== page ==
• Lynn on December 25 2014 said:
    I feel dumber for reading this, NG and oil price decoupled years ago. There is no relation between the two. The basic premise of your article, is wrong.
  • Paul on December 25 2014 said:
    The author states, "Just as a reminder, the last time oil prices fell 50% from their peak was in 1985-86."
    This is false. Oil was $40 in 1991. Oil was $10 in 1999. Oil was almost $150 before dropping to below $40 in just a few months in 2008. Also, $8 is not a ratio. Ratios do not have units. And, I agree with the previous commentor that natural gas and oil cannot and do not have correlated pricing (especially when considering U.S. vs. world markets.. This is a very misleading and sensationalistic article.
  • jaycee on December 25 2014 said:
    Good article. As far as I could see, oil has been in an almost steady oversupply state for the past 4 years at least. I've been waiting for a correction for some time and was not exactly sure what had been keeping the price up. But you mentioned QE in the article and I think that is the answer.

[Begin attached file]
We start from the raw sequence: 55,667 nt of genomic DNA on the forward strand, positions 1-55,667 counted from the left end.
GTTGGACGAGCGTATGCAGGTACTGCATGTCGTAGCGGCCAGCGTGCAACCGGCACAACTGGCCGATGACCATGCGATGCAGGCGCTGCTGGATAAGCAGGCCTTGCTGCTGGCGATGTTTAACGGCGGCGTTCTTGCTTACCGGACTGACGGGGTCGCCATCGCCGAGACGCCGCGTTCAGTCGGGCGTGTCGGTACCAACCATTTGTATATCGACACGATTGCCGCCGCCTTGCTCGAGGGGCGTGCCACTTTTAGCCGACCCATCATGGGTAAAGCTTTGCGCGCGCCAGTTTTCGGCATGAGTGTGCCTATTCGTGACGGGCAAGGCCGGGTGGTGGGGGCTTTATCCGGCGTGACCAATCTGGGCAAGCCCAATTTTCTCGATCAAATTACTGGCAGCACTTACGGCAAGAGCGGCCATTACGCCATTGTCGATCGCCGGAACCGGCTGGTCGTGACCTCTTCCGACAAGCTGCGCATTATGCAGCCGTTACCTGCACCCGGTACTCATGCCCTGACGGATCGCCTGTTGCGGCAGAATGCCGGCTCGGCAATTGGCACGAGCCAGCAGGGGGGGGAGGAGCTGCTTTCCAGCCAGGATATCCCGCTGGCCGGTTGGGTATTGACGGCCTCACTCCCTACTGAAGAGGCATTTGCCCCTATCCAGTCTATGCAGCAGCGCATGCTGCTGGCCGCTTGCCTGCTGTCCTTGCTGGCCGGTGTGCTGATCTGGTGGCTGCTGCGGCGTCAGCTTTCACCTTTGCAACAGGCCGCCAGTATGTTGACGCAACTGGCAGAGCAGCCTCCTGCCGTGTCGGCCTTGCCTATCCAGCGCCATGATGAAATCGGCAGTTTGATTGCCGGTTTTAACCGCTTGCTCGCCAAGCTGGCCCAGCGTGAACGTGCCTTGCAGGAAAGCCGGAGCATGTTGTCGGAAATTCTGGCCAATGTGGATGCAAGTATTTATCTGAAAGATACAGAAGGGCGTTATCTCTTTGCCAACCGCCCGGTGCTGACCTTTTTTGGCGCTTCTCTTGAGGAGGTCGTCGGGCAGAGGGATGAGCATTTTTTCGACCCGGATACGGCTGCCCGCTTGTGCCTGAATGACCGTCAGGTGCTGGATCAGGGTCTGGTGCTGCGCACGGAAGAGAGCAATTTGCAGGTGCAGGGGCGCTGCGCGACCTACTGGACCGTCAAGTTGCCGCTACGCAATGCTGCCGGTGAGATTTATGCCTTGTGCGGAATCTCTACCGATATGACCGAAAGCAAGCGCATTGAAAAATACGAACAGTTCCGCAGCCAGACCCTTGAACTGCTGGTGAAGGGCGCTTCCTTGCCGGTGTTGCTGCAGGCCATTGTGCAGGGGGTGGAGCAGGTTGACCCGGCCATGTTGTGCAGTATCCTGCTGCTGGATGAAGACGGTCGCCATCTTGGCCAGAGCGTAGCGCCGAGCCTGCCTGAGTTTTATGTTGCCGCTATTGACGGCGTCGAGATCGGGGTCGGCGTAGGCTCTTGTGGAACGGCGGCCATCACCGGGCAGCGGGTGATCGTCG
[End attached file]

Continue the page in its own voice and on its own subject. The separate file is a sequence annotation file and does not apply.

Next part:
• Riaz on December 26 2014 said:
    I feel that US should stop depending on middle east any more.
  • Bassam on December 26 2014 said:
    I totally agree with Paul.
  • will on December 26 2014 said:
    How anyone can argue that, in the long term, it is good for the economy to pay more for oil? The only way living standards increase is when the price of goods and services go down. The 'majority of economists' will never think otherwise - cause it simply makes absolutely no sense to think that paying more for the same good is efficient.
  • rjsigmund on December 26 2014 said:
    how about worldwide gas prices?
  • Tran on December 26 2014 said:

    Living standards don't increase because of price decreases of goods and services. Living standards increase because the amount of goods and services being produced is greater. You cannot say that a third world country has the same amount of goods and services, or that their third world status is attributed to high costs of goods and services in their country.